Alexander Hamilton Papers
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Report on the Estimate of the Expenditure for the Civil List and the War Department to the End of the Present Year, [19 September 1789]

Report on the Estimate of the Expenditure for the Civil List and the War Department to the End of the Present Year

[New York, September 19, 1789,
Communicated on September 21, 1789]1

[To the Speaker of the House of Representatives]

The Secretary of the Treasury, in obedience to the Order of the House of Representatives of the 17th instant,2

Respectfully reports,

That the schedule No. 1, contains an estimate of the total expenditure of the civil list, for the present year, amounting to two hundred and forty-three thousand three hundred and thirty-three dollars, and 78 cents.3

That the schedule No. 2, contains an estimate of the total expenditure for the department of war, for the present year, amounting to one hundred, sixty-three thousand and seventy eight dollars, and, 66 cents.4

That the schedule No. 3, contains a statement of the amount of warrants issued by the late board of treasury, which remain unsatisfied, being 189,906 dollars, and 38 cents, which amount, as appears by the same schedule, comprises the sum of 34,657 dollars, and 67 cents, included in the estimate for the civil list, and the sum of 25,575 dollars, 34 cents, included in the estimate for the department of war, leaving a balance of two hundred and eight thousand six hundred and seventy-six dollars, and 11 cents, on the civil list, and of one hundred thirty-seven thousand five hundred and three dollars, and 32 cents, on the department of war. For which appropriations are requisite, besides the amount of the warrants.

The Secretary begs leave to remark, that he has inserted, in the estimate for the civil list, the compensations allowed by the late government to the Paymaster-general and Commissioner of army accounts, and his clerks, for the entire year, on the following grounds—The duty assigned to the commissioner of army accounts, by an ordinance of Congress of the 7th of May, 1787,5 is to receive from the district commissioners, constituted thereby, the accounts and vouchers of the several states, for certain payments and advances on account of the army and militia, in the service of the United States during the late war; and to examine those accounts; passing such as are authorized by the resolutions of Congress, and stating to the general board of commissioners such as do not fall under that description, with remarks tending to elucidate the nature of the claims they exhibit; to be decided by that board on equitable principles.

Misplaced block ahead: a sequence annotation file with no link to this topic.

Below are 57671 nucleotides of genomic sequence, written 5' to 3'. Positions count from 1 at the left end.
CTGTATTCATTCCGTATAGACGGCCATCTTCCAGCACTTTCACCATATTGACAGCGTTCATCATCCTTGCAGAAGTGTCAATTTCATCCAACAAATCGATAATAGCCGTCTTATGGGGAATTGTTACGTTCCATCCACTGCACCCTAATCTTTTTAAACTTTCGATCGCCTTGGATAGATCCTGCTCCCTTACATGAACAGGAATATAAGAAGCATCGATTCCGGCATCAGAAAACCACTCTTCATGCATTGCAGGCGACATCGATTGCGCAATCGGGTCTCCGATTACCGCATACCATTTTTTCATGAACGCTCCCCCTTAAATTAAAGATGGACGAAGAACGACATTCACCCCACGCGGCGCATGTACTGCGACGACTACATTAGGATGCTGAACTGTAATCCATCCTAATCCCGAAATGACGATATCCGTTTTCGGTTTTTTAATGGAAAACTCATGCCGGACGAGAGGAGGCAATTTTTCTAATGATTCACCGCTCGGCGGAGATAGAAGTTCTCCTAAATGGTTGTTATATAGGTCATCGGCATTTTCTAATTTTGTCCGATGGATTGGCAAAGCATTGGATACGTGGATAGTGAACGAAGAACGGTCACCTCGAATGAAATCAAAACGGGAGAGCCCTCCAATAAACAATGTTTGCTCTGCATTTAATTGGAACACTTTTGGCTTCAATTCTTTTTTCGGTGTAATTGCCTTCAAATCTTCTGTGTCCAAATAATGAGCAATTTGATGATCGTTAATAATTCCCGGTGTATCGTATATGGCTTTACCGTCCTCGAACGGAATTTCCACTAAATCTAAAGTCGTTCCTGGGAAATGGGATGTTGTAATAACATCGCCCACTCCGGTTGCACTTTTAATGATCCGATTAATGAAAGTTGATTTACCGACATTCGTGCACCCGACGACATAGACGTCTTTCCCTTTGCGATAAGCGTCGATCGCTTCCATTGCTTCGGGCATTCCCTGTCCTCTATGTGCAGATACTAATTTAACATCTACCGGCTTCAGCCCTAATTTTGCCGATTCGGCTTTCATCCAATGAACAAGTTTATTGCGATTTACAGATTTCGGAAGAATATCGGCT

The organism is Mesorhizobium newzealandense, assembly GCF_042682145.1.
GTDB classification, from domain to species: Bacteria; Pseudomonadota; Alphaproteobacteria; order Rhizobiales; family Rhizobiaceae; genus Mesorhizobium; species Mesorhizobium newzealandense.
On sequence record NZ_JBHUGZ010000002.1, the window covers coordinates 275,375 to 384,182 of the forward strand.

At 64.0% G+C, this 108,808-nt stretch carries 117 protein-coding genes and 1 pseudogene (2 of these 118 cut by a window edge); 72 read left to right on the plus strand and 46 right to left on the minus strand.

Hence the office of Commissioner of army accounts forms a part of the system of that ordinance which appears to have been recognized as continuing in force by the act for settling the accounts between the United States and the individual states.6 The commissioner in question reports, that the accounts of New Hampshire, Connecticut and New York, have been examined, stated, and are ready for the general board; that those of Massachusetts and Rhode-Island will probably be finished in the course of a month; and that those of New-Jersey are now also under examination.

The Secretary begs leave further to remark, that the annual amount of pensions to invalids which has been usually comprehended in the civil list, is estimated at ninety-six thousand and seventeen dollars, and 11 cents,7 as per schedule No. 4, but it is understood, that a considerable part of these pensions, for the present year, has been paid by the respective states—though it is not known to what extent.

That there still remain unsatisfied warrants, which were issued by the late Superintendant of Finance, to the amount of ninety three thousand four hundred and sixty three dollars, and 26 cents, the chief part of which were granted for supplies furnished to the American prisoners during the war.8

All which is humbly submitted,

Alexander Hamilton,
Secretary of the Treasury.

The [New York] Daily Advertiser, October 9, 10, 12, 13, 14, 1789.

1Journal of the House, I description begins Journal of the House of Representatives of the United States, Being the First Session of the First Congress: Begun and Held at the City of New York, March 4, 1789, and in the Thirteenth Year of the Independence of the Said States (Washington, 1826). description ends , 115.

2The House ordered:

“That the Secretary of the Treasury do report to this House an estimate of the sums requisite to be appropriated during the present session of Congress towards defraying the expenses of the civil list, and of the Department of War, to the end of the present year; and for satisfying such warrants as have been drawn by the late Board of Treasury, and which may not heretofore have been paid.” (Journal of the House, I description begins Journal of the House of Representatives of the United States, Being the First Session of the First Congress: Begun and Held at the City of New York, March 4, 1789, and in the Thirteenth Year of the Independence of the Said States (Washington, 1826). description ends , 113.)

3There is a discrepancy of $43 and 76/90 between this total and that in Schedule I.

4There is a discrepancy of 6/90 of a dollar between this total and that in Schedule II.

5JCC description begins Journals of the Continental Congress, 1774–1789 (Washington, 1904–1937). description ends , XXXII, 262–66.

6JCC description begins Journals of the Continental Congress, 1774–1789 (Washington, 1904–1937). description ends , XXXII, 262–66.

7There is a discrepancy of 70/90 of a dollar between this total and that in Schedule IV.

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